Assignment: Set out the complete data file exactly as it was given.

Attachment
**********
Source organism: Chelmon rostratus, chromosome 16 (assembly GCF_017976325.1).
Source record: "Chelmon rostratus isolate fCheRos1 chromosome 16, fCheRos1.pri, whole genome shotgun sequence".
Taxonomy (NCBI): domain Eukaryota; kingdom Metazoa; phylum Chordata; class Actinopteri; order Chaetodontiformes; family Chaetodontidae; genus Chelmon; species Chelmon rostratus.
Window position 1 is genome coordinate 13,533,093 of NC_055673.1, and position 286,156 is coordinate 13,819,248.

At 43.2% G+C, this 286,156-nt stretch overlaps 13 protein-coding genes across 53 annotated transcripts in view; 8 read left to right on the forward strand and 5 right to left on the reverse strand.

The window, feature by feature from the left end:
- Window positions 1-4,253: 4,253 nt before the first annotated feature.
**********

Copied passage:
Source organism: Chelmon rostratus, chromosome 16 (assembly GCF_017976325.1).
Source record: "Chelmon rostratus isolate fCheRos1 chromosome 16, fCheRos1.pri, whole genome shotgun sequence".
Taxonomy (NCBI): domain Eukaryota; kingdom Metazoa; phylum Chordata; class Actinopteri; order Chaetodontiformes; family Chaetodontidae; genus Chelmon; species Chelmon rostratus.
Window position 1 is genome coordinate 13,533,093 of NC_055673.1, and position 286,156 is coordinate 13,819,248.

At 43.2% G+C, this 286,156-nt stretch overlaps 13 protein-coding genes across 53 annotated transcripts in view; 8 read left to right on the forward strand and 5 right to left on the reverse strand.

The window, feature by feature from the left end:
- Window positions 1-4,253: 4,253 nt before the first annotated feature.